How liquor brands cashed in on St Patrick’s Day festivities

It’s that time of year again, the annual gathering of beer drinkers, and pretend beer drinkers, as cities around the world turned green to celebrate St Patrick’s Day. O’Hagan’s bar at Auckland’s Viaduct opened at 7am while Father Ted’s Original Irish Pub was expecting up to 2000 people through the doors. Not wanting to miss out on the fun, liquor brands and stores joined in, hoping to make the most of the shenanigans.

Heineken challenged Neil Patrick Harris to make the Dutch beer an Irish legacy, resulting in an awkward ad and an unconvincing Irish accent.

In an effort to win a share of WalletHub’s estimated $4.4B St Patrick’s Day spend by Americans, the actor took on a leprechaun to prove Heineken Light was worthy of being “the official beer of St. Patrick’s Day”. It’s an effort that doesn’t appear to work.

Closer to home, Jameson Irish Whiskey is celebrated the day with a limited edition Jameson St. Patrick’s Day bottle.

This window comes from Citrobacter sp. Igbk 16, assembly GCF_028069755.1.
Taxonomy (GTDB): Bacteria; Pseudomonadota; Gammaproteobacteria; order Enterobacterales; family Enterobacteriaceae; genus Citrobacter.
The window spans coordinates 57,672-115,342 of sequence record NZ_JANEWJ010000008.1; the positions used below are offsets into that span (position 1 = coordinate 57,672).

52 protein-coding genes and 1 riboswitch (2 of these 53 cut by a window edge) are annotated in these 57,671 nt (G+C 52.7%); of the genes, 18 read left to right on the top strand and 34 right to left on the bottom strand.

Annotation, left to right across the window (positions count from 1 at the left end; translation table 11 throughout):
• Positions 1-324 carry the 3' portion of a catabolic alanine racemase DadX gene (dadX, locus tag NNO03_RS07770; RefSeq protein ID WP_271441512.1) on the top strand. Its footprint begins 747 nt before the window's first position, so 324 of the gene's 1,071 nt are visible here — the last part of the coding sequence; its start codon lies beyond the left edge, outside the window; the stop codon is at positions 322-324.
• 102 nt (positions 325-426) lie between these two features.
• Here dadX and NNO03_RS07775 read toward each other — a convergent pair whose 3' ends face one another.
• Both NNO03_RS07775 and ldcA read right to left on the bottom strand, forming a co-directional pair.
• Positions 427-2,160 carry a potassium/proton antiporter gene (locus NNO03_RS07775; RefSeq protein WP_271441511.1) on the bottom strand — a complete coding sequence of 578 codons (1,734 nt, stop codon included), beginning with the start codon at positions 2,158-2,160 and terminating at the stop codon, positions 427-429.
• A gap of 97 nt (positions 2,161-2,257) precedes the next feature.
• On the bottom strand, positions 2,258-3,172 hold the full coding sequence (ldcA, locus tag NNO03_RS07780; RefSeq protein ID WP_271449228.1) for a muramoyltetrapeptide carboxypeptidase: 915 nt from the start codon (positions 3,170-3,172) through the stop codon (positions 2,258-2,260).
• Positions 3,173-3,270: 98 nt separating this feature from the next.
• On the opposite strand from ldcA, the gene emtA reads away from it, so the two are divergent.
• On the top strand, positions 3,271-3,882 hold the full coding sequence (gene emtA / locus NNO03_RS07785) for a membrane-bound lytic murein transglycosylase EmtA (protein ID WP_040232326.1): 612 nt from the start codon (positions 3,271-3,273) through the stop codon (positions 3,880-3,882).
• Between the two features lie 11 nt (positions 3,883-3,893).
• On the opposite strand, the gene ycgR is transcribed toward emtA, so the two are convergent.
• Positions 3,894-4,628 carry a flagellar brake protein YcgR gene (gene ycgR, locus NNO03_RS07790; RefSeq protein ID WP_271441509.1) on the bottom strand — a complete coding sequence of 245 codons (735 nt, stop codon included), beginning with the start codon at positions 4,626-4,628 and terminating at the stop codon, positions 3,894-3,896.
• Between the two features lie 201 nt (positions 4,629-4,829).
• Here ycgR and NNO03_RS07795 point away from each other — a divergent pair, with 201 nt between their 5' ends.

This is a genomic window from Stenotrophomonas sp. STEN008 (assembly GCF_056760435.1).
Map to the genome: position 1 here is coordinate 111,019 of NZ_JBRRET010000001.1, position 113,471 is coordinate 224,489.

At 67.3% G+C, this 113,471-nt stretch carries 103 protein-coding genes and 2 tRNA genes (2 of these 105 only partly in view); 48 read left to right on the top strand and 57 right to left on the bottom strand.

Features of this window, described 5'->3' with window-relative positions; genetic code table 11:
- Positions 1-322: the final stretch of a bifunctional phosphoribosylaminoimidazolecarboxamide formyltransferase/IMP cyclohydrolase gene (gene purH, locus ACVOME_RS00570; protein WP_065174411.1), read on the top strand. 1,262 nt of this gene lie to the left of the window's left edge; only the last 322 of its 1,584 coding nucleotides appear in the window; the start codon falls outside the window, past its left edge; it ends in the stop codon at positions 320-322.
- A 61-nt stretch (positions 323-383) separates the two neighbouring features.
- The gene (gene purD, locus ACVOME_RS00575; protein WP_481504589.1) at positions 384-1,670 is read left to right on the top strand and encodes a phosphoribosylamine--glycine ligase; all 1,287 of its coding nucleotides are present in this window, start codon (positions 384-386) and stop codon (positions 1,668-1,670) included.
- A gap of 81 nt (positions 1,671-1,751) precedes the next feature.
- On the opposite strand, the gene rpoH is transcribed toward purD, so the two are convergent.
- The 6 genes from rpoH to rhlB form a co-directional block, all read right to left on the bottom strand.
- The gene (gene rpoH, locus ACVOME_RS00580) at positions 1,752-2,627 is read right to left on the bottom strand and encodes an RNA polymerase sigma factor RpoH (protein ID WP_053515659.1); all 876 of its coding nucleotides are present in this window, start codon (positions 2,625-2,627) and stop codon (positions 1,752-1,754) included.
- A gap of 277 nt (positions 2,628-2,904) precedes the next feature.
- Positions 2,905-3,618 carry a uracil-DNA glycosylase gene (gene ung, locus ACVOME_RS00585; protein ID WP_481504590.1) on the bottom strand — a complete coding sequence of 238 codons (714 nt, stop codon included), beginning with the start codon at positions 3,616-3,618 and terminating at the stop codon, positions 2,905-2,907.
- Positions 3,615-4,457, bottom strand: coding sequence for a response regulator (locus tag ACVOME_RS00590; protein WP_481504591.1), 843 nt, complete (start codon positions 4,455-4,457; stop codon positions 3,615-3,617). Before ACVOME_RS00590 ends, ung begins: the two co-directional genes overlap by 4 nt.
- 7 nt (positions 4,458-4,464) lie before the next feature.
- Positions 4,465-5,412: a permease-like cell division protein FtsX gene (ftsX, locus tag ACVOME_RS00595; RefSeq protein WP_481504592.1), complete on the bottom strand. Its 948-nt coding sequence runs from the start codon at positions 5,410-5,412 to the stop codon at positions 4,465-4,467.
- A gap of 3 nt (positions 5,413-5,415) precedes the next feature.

Liquorland also favoured whiskey as its choice of tipple, but with a twist. This year, the liquor store encouraged its customers to celebrate the day with a cake rather than a drink.

Liquor King also got into the spirit, encouraging its customers to do the same.

Keeping revelers in the mood was iHeartRadio, with Shamrock radio, a collection of some of Ireland’s best.

Of course it couldn’t have been St Patrick’s Day without Guinness.

And if celebrating like an Irish just didn’t feel right in New Zealand, Flight Centre shared its guide to St Patrick’s Day in Dublin.

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